Dr. Jefferson Lyndon D. Ragragio from the Department of Science Communication (DSC) delivered a talk on “Science Communication and Democratic Communication” during the first of a two-part hybrid seminar held in the College of Development Communication (CDC) Lecture Room 1 and via Zoom on 4 December 2023.
This was part of DSC’s SCICOMversation: Navigating Complexity Through Meaningful Conversations about Science, an annual seminar series featuring speakers with trailblazing work in science communication for development. It was held this year in partnership with Science Communicators Philippines Inc. (SciCommPH).
Dr. Ragragio emphasized three essential elements for the effective integration of science communication: diverse voices, emerging publics, and interpretive science communication.
He discussed the intricacies of science communication, explaining its dynamics at various levels: micro, meso, and macro level On the micro level, he noted how science communication interfaces with people’s perceptions of science. On the macro scale, he emphasized the responsibility of scientists and science communicators in addressing the public about their work. In the meso space, which lies in between the micro and macro, he scrutinized the role of media organizations in reporting on science. He underscored the pivotal role of media as a major influencer capable of shaping and shifting public views.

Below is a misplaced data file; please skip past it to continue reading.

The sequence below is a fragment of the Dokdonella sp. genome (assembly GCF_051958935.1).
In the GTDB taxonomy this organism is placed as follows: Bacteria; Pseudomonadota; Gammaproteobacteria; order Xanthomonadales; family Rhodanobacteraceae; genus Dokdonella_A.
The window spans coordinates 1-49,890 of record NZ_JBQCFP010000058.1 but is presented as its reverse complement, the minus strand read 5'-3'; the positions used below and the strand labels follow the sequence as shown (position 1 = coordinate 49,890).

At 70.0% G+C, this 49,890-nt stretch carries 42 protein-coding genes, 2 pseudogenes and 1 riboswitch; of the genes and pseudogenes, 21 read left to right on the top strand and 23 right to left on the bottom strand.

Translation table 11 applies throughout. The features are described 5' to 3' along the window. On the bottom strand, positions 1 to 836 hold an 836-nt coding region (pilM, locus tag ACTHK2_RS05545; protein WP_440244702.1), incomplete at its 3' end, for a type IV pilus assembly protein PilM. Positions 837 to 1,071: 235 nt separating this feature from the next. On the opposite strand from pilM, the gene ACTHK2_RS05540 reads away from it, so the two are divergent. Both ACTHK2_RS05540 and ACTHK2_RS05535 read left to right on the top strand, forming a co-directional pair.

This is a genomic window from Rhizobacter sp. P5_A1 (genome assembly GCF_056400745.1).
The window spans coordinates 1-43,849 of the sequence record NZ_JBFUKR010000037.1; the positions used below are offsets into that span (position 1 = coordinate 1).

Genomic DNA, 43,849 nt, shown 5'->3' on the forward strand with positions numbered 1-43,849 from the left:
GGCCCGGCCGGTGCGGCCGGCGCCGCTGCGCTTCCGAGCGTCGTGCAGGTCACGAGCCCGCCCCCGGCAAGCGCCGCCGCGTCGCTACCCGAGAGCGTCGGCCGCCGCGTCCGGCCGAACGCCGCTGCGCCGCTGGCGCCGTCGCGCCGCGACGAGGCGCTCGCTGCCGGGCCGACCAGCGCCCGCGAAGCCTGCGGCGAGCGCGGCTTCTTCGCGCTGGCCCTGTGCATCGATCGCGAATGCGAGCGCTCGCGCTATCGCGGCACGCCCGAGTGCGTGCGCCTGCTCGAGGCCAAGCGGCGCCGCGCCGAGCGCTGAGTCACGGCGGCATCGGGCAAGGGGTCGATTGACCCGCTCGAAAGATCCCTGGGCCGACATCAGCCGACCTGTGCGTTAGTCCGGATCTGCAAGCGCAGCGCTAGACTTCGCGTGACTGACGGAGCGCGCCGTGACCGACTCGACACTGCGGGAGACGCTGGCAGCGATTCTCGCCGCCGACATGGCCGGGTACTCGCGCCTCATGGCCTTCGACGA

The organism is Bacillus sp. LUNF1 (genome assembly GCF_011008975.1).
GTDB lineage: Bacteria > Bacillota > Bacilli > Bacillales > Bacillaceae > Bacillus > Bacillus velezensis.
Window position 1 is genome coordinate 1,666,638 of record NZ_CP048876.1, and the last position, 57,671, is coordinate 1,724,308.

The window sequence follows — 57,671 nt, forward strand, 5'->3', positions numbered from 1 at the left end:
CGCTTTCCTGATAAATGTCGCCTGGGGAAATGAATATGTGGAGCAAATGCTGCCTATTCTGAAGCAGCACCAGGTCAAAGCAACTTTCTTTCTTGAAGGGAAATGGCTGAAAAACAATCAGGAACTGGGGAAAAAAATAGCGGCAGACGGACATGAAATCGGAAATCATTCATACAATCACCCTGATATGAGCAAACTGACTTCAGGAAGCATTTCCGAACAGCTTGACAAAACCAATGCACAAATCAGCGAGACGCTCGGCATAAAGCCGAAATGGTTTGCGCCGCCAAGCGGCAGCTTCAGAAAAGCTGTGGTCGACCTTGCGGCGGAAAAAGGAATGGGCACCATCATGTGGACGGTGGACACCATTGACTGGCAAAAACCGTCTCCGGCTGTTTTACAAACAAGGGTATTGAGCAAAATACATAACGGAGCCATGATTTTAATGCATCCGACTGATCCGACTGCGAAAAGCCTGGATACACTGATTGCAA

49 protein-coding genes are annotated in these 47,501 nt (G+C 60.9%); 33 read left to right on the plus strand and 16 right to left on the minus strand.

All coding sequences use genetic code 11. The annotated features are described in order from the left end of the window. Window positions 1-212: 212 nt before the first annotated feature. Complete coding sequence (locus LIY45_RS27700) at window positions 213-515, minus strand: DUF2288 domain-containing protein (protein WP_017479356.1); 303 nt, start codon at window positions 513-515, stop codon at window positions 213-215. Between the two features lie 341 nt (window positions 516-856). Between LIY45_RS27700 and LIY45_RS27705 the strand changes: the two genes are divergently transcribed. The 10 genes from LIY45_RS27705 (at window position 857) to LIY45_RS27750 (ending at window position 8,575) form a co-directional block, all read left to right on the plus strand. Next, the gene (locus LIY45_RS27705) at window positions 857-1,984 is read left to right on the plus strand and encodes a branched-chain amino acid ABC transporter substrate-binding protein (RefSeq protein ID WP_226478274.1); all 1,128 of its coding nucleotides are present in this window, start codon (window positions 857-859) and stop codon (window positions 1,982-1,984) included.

This was then followed by reactions from the discussants from three sectors, which included Asst. Prof. Mark Lester M. Chico (academe), Gianne Nicole P. Ruiz (student), and Timothy James Dimacali (practitioner and science communications head of the College of Science Communication at UP Diliman), all of whom voiced their impressions of Dr. Ragragio’s talk.
During the open forum, Dr. Ragragio highlighted that the importance of further discussing the different notions of sciences and addressing how to access science information. Participants also exchanged insights on enhancing the practice of science communication, emphasizing the call for ongoing dialogue and improvement in science communication practices for a more inclusive policy-making and a better informed public discourse. (Clarisse Cardenas, Rafael Dilla, and Jose Mari G. Endona; Photos: Mario B. Maningas)